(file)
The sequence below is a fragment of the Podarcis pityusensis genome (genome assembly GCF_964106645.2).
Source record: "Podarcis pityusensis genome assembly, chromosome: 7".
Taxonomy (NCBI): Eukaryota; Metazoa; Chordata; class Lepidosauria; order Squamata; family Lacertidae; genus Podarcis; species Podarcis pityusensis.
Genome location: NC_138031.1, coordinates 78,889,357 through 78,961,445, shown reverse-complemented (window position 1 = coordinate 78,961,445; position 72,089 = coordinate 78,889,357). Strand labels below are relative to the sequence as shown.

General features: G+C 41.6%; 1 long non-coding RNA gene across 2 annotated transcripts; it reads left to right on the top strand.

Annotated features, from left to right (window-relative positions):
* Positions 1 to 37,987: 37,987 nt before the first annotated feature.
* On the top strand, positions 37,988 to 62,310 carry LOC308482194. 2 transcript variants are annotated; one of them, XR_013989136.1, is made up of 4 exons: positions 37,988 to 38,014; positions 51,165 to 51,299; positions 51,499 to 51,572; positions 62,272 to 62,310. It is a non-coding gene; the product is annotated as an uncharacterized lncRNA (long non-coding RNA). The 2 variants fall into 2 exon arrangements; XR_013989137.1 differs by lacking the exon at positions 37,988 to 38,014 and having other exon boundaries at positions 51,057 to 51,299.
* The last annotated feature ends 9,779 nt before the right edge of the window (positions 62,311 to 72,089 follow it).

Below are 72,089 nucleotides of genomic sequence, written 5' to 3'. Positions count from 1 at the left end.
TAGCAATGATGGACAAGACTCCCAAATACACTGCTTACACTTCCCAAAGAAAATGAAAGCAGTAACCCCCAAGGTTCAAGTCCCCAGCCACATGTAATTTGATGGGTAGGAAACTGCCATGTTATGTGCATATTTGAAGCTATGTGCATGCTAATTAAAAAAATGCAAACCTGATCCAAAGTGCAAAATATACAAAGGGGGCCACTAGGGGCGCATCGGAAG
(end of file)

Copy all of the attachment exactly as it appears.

The sequence below is a fragment of the Podarcis pityusensis genome (genome assembly GCF_964106645.2).
Source record: "Podarcis pityusensis genome assembly, chromosome: 7".
Taxonomy (NCBI): Eukaryota; Metazoa; Chordata; class Lepidosauria; order Squamata; family Lacertidae; genus Podarcis; species Podarcis pityusensis.
Genome location: NC_138031.1, coordinates 78,889,357 through 78,961,445, shown reverse-complemented (window position 1 = coordinate 78,961,445; position 72,089 = coordinate 78,889,357). Strand labels below are relative to the sequence as shown.

General features: G+C 41.6%; 1 long non-coding RNA gene across 2 annotated transcripts; it reads left to right on the top strand.

Annotated features, from left to right (window-relative positions):
* Positions 1 to 37,987: 37,987 nt before the first annotated feature.
* On the top strand, positions 37,988 to 62,310 carry LOC308482194. 2 transcript variants are annotated; one of them, XR_013989136.1, is made up of 4 exons: positions 37,988 to 38,014; positions 51,165 to 51,299; positions 51,499 to 51,572; positions 62,272 to 62,310. It is a non-coding gene; the product is annotated as an uncharacterized lncRNA (long non-coding RNA). The 2 variants fall into 2 exon arrangements; XR_013989137.1 differs by lacking the exon at positions 37,988 to 38,014 and having other exon boundaries at positions 51,057 to 51,299.
* The last annotated feature ends 9,779 nt before the right edge of the window (positions 62,311 to 72,089 follow it).

Below are 72,089 nucleotides of genomic sequence, written 5' to 3'. Positions count from 1 at the left end.
TAGCAATGATGGACAAGACTCCCAAATACACTGCTTACACTTCCCAAAGAAAATGAAAGCAGTAACCCCCAAGGTTCAAGTCCCCAGCCACATGTAATTTGATGGGTAGGAAACTGCCATGTTATGTGCATATTTGAAGCTATGTGCATGCTAATTAAAAAAATGCAAACCTGATCCAAAGTGCAAAATATACAAAGGGGGCCACTAGGGGCGCATCGGAAG